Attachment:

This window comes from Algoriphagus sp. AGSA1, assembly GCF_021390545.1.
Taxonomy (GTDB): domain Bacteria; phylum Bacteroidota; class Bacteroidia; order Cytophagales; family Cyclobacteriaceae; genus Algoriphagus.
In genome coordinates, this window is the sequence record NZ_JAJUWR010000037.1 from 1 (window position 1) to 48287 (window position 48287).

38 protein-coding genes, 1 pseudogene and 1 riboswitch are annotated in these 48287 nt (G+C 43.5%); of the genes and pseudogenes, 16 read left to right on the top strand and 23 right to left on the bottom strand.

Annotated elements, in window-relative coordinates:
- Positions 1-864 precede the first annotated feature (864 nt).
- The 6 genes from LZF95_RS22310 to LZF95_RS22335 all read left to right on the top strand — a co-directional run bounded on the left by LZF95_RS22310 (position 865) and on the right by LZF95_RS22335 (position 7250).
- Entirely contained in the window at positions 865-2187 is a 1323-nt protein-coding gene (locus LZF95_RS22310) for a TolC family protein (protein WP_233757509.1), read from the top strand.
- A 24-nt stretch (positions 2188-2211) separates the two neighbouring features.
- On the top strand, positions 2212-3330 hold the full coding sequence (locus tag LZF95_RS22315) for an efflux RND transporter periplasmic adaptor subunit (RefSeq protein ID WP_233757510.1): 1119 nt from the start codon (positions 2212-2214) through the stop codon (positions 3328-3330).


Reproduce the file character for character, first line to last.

This window comes from Algoriphagus sp. AGSA1, assembly GCF_021390545.1.
Taxonomy (GTDB): domain Bacteria; phylum Bacteroidota; class Bacteroidia; order Cytophagales; family Cyclobacteriaceae; genus Algoriphagus.
In genome coordinates, this window is the sequence record NZ_JAJUWR010000037.1 from 1 (window position 1) to 48287 (window position 48287).

38 protein-coding genes, 1 pseudogene and 1 riboswitch are annotated in these 48287 nt (G+C 43.5%); of the genes and pseudogenes, 16 read left to right on the top strand and 23 right to left on the bottom strand.

Annotated elements, in window-relative coordinates:
- Positions 1-864 precede the first annotated feature (864 nt).
- The 6 genes from LZF95_RS22310 to LZF95_RS22335 all read left to right on the top strand — a co-directional run bounded on the left by LZF95_RS22310 (position 865) and on the right by LZF95_RS22335 (position 7250).
- Entirely contained in the window at positions 865-2187 is a 1323-nt protein-coding gene (locus LZF95_RS22310) for a TolC family protein (protein WP_233757509.1), read from the top strand.
- A 24-nt stretch (positions 2188-2211) separates the two neighbouring features.
- On the top strand, positions 2212-3330 hold the full coding sequence (locus tag LZF95_RS22315) for an efflux RND transporter periplasmic adaptor subunit (RefSeq protein ID WP_233757510.1): 1119 nt from the start codon (positions 2212-2214) through the stop codon (positions 3328-3330).